I firmly believe there isn’t one perfect variation of any one diet that will work for everyone. And that is why it is important to keep learning and experimenting. It is important to try diets as they are laid out by others and then to make your own educated decision about what works. (Which is why I find I have trouble with many people’s critiques that certain diets don’t “work” for them…They claim they “tried” a diet when in reality then didn’t actually adhere to it for more than a minute yet blame their negative results on it not “working” when it is actually the fact that they didn’t do the diet as it was laid out! Anyway…)

    My point is that there are going to be a TON of diets out there that do in fact work. Mark Sisson found the diet that works for him. The people at Whole 9 found a diet that works for them. HOWEVER, if you read at all on either site, you will find that both diets have EVOLVED and both are different!

    If their diets evolved, then why shouldn’t yours!?! They found what worked for them through experimentation and research and now you have to take their base and build on it.

    I think the only thing that bothered me about her post were the comments because they became sort of laundry list of excuses as to why Paleo didn’t work for them. Paleo isn’t one entity….You have people out there making Paleo cakes and others eating only meats and veggies. You have some that eat dairy and others that shun it.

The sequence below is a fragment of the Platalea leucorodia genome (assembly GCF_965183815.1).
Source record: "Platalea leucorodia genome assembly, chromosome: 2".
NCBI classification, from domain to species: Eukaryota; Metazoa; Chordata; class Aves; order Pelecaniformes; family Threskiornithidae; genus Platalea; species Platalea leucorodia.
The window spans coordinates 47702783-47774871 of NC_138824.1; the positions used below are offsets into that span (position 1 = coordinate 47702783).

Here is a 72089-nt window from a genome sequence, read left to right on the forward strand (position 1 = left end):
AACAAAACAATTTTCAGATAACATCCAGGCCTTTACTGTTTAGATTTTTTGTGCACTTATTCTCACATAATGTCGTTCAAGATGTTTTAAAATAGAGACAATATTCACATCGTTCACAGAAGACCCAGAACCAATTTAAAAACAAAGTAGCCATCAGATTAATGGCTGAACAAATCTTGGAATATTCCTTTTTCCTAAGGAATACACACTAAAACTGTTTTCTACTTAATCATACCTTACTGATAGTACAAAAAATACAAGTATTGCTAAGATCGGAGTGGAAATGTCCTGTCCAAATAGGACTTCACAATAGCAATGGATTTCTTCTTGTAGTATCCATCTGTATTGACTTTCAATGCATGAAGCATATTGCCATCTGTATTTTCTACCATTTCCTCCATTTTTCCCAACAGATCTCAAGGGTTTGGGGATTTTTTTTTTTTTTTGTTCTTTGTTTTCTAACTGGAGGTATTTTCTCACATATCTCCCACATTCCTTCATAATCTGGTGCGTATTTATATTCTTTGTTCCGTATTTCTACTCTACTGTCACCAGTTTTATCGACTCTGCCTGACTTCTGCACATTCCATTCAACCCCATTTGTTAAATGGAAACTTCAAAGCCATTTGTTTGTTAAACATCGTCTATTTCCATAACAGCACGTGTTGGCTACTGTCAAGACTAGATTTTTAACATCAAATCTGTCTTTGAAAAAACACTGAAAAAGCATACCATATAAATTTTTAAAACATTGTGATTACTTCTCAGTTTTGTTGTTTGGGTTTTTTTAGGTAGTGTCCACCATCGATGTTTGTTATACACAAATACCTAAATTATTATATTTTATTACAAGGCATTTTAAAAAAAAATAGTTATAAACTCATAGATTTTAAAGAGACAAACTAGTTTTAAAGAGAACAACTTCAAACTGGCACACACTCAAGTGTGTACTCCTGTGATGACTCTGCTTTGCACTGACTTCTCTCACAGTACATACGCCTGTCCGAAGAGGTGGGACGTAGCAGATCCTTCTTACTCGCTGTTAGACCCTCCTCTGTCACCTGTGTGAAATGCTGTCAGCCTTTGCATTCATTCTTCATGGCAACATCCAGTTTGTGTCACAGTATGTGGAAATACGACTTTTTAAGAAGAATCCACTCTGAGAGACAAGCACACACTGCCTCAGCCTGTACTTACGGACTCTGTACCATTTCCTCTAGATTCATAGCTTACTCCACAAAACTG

Some of those variations are going to work and well…some aren’t! And just like any industry out there in the health and fitness field where there is a market, people are going to jump in to try to make money!

    That doesn’t mean you ignore the entire field. It just means you actually have to use your common sense and make your own educated decisions.

  10. Joshua on April 10, 2013 at 10:32

    My favorite part of the post was its acknowledgement of the phenomenon of Paleo as religion, similar to vegetarianism. In my experience with fundamentalists, a large percentage of the fundamentalist Christians that manage to break away from their home church tend to turn to a different kind of fundamentalism. A different One Truth. The most fervent anti-theists I know of are almost universally former fundamentalist Christians.

    I think Melissa is a good example of this with her adherence first to vegetarianism and then to paleo. I hope that she’s reached post fundamentalism now and doesn’t try to represent that she has the One Truth.

  11. Earl Cannonbear on April 10, 2013 at 11:48

    So what’s next on the menu?

    Unfermented soybean whole-wheat sandwiches smothered in canola based margarine all washed down with a Coke?

    If it feels good eat it!

    Where do we draw the line?

  12. Richard Nikoley on April 10, 2013 at 11:52


    Some of my most cherished friends talk about “adrenal fatigue,” but can just not get my self to even look into it because it has always smelled ridiculous to me.